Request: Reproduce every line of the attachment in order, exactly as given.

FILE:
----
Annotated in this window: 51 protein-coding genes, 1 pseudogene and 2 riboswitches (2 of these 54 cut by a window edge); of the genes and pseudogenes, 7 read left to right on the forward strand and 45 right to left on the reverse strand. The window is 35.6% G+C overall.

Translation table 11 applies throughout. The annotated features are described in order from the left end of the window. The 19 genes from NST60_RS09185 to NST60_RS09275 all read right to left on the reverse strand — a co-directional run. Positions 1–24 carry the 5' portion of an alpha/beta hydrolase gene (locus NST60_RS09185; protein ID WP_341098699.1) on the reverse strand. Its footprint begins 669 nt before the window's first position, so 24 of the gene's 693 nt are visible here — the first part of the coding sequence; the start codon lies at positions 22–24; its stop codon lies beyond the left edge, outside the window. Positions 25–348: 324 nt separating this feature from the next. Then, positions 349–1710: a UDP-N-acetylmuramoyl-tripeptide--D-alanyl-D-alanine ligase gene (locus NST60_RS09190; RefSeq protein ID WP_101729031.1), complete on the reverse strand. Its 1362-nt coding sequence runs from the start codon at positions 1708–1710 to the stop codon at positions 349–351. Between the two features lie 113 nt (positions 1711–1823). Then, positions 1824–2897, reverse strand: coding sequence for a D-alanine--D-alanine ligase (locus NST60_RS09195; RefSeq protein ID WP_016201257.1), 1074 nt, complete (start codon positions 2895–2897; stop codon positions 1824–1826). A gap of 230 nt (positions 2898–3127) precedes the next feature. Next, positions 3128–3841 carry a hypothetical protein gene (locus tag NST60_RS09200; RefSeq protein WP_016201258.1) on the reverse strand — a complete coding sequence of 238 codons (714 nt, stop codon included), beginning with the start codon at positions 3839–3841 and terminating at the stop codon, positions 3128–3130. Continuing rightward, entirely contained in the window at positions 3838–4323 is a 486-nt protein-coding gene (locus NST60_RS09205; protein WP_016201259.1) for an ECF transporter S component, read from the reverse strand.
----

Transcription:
Annotated in this window: 51 protein-coding genes, 1 pseudogene and 2 riboswitches (2 of these 54 cut by a window edge); of the genes and pseudogenes, 7 read left to right on the forward strand and 45 right to left on the reverse strand. The window is 35.6% G+C overall.

Translation table 11 applies throughout. The annotated features are described in order from the left end of the window. The 19 genes from NST60_RS09185 to NST60_RS09275 all read right to left on the reverse strand — a co-directional run. Positions 1–24 carry the 5' portion of an alpha/beta hydrolase gene (locus NST60_RS09185; protein ID WP_341098699.1) on the reverse strand. Its footprint begins 669 nt before the window's first position, so 24 of the gene's 693 nt are visible here — the first part of the coding sequence; the start codon lies at positions 22–24; its stop codon lies beyond the left edge, outside the window. Positions 25–348: 324 nt separating this feature from the next. Then, positions 349–1710: a UDP-N-acetylmuramoyl-tripeptide--D-alanyl-D-alanine ligase gene (locus NST60_RS09190; RefSeq protein ID WP_101729031.1), complete on the reverse strand. Its 1362-nt coding sequence runs from the start codon at positions 1708–1710 to the stop codon at positions 349–351. Between the two features lie 113 nt (positions 1711–1823). Then, positions 1824–2897, reverse strand: coding sequence for a D-alanine--D-alanine ligase (locus NST60_RS09195; RefSeq protein ID WP_016201257.1), 1074 nt, complete (start codon positions 2895–2897; stop codon positions 1824–1826). A gap of 230 nt (positions 2898–3127) precedes the next feature. Next, positions 3128–3841 carry a hypothetical protein gene (locus tag NST60_RS09200; RefSeq protein WP_016201258.1) on the reverse strand — a complete coding sequence of 238 codons (714 nt, stop codon included), beginning with the start codon at positions 3839–3841 and terminating at the stop codon, positions 3128–3130. Continuing rightward, entirely contained in the window at positions 3838–4323 is a 486-nt protein-coding gene (locus NST60_RS09205; protein WP_016201259.1) for an ECF transporter S component, read from the reverse strand.